Data Science Machine Learning Forum
Saturday, November 7, 2015
The Science Association is a non-profit professional group that offers education, professional certification, a "Data Science Code of Professional Conduct" and conferences / meetups to discuss data science (e.g. predictive / prescriptive analytics, algorithm design and execution, applied machine learning, statistical modeling, and data visualization).


Deep Learning for High Performance Time-series Databases

Jim Bates View Bio

Recent developments in deep learning make it possible to improve time series databases. I will show how these methods work and how to implement them using Apache Mahout. Systems such as the Open Time Series Database (Open TSDB) make good use of the ability of HBase, MapR tables and related databases to store columns sparsely. This allows a single row to store many time samples and allows raw scans to retrieve a large number of samples very quickly for visualization or analysis. Typically, older data points are batched together and compressed to save space. At high insertion rates, this approach falters largely because of the limited insert/update rate of HBase. In such situations, it is often better to short segments of data and insert batches that span short time ranges rather than inserting individual data points. When inserting compressed batches in this fashion, there are a number of obvious strategies that can be used. General compression utilities such as gzip do not normally provide particularly high compression rates. Bespoke crafted compression systems may provide point solutions with high compression rates, but they are generally fairly time-intensive to develop. I will describe how deep learning and sparse-coding techniques can be used to build systems that have very high compression levels (50x or more is typical) and which have the very interesting property that the resulting compressed data can often be queried or analyzed directly without ever decompressing the data. Moreover, it is possible to selectively decompress signals only from desired time ranges within a compressed batch. These new techniques for building time series data bases enable some exciting capabilities. The benefits include the ability to do query push-down into the time-series database from systems like Apache Drill, better visualization systems, and the ability to build an interesting form of anomaly detector on top of the time-series database. I will describe how to build these systems using Apache Mahout and illustrate the results with several real example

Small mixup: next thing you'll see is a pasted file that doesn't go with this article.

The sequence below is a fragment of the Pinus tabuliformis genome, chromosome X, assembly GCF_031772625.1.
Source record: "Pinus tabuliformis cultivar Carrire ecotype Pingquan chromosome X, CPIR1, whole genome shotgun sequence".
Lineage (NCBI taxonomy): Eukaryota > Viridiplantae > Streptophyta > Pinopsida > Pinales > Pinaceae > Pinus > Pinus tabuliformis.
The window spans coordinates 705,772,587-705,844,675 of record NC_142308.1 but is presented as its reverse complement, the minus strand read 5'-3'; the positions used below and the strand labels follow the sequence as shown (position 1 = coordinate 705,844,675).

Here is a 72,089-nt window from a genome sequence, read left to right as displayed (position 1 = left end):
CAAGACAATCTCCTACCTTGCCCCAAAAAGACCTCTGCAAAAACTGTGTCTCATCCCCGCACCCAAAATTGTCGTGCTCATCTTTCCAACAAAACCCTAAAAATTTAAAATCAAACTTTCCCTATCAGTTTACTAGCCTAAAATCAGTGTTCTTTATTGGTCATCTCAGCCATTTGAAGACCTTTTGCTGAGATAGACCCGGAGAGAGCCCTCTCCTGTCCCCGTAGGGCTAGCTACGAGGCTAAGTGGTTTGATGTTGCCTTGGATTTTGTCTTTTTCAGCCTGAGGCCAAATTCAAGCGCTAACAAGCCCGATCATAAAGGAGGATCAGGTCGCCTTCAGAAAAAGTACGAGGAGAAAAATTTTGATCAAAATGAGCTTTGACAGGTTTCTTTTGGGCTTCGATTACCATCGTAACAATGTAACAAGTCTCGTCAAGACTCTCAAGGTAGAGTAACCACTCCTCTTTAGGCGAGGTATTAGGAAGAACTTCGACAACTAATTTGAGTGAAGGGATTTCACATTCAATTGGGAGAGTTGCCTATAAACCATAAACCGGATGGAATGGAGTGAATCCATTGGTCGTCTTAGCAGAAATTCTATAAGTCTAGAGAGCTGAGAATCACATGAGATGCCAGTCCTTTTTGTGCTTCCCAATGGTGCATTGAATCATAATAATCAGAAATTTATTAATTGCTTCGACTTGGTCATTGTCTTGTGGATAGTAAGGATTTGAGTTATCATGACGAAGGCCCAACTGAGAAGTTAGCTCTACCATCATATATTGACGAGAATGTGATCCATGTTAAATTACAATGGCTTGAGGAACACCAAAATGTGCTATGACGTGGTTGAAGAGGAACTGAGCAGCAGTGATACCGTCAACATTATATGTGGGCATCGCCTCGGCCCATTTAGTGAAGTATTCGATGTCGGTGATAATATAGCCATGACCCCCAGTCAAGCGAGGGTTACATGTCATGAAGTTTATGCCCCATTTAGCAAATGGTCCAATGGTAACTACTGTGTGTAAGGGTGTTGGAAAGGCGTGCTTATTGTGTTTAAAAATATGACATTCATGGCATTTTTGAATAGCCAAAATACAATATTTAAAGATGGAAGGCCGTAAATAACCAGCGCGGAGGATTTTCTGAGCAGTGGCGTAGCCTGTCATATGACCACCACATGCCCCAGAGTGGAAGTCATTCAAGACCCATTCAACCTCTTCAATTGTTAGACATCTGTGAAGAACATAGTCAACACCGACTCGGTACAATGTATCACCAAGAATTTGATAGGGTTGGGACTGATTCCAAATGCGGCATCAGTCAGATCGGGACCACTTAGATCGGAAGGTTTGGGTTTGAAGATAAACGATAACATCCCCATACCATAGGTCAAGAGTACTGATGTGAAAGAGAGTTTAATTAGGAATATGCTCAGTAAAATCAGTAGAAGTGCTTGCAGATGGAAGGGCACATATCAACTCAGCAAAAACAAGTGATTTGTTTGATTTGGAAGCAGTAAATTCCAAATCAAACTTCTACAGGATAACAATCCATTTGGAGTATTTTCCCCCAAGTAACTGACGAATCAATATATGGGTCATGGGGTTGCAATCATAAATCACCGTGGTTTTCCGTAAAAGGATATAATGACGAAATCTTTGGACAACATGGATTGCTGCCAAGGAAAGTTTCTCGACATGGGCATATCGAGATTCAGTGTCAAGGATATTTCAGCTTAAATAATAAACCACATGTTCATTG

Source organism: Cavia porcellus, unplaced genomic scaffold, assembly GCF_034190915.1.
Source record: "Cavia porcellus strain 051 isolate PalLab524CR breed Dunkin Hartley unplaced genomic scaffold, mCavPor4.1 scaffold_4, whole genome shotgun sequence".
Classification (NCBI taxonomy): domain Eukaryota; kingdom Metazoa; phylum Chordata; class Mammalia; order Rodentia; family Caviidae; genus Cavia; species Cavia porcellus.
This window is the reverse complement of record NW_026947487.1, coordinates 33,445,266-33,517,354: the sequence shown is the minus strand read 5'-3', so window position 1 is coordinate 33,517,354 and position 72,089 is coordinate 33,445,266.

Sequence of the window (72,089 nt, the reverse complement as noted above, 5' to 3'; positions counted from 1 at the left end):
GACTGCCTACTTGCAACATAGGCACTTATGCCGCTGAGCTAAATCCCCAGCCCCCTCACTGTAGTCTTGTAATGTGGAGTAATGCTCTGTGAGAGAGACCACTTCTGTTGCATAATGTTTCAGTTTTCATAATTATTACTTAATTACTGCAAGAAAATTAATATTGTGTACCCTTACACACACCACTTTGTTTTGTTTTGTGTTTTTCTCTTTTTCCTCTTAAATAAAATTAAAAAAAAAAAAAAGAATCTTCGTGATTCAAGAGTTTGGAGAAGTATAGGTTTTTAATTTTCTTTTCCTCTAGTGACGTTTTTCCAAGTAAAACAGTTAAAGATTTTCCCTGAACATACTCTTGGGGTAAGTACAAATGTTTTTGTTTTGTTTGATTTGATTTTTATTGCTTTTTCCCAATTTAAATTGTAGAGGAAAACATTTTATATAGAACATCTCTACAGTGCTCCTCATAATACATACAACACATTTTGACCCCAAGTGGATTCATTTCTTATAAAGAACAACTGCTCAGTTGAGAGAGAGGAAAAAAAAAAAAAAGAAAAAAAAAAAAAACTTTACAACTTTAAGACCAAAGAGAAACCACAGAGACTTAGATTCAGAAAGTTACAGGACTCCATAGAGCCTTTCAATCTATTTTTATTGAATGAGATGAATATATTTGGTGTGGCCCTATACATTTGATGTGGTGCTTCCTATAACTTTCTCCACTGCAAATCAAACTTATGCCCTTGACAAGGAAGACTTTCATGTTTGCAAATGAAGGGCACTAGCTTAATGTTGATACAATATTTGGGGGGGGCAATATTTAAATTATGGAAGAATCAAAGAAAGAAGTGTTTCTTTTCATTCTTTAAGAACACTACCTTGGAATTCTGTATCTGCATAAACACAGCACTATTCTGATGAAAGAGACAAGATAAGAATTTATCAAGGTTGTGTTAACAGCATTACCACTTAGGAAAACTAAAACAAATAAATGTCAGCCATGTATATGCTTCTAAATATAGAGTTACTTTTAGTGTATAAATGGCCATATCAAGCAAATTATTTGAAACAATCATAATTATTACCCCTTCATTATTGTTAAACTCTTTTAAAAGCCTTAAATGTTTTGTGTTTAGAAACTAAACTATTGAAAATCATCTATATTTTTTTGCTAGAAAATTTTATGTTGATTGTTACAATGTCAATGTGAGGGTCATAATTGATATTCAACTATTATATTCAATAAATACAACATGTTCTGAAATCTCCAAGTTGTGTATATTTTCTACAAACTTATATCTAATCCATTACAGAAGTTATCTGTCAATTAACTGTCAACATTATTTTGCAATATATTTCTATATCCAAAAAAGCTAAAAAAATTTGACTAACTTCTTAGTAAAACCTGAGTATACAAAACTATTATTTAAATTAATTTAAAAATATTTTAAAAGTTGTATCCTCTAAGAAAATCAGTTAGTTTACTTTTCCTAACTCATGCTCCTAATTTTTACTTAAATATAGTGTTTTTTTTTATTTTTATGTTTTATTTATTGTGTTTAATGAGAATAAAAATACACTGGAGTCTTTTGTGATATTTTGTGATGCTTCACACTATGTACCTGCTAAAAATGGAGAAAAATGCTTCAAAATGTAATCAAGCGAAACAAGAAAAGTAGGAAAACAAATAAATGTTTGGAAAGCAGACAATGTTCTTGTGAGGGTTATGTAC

Jim Bates

Jim brings over 12 years of experience in systems and support engineering to his role as a Senior Systems Engineer at MapR. Jim was previously a Senior Systems Engineer for WANdisco. Prior to that, Jim was a Senior Systems Engineer for Spirent Communications, a multinational telecommunications test company. Jim also held various roles in systems engineering at Mu Dynamics. Earlier in his career, Jim held engineering positions at Tellabs and Advanced Fibre Communications. He began his career as an Officer in the US Army, where he designed and implemented mobile routing networks and jumped out of airplanes with Cisco routers to get the internet working over single channel tactical satellite networks. In addition to his technical roles, Jim has worked as a house framer, a fireman, a janitor, an infantryman, and a paratrooper. His very first job was that of a farmer and rancher, working alongside his father, a time during which he learned his most important life lessons. When not working for MapR, Jim enjoys carpentry work, welding, kayaking, hiking, and spending time with his family.

Jim holds a BS/EE in Electrical Engineering from Texas A&M University.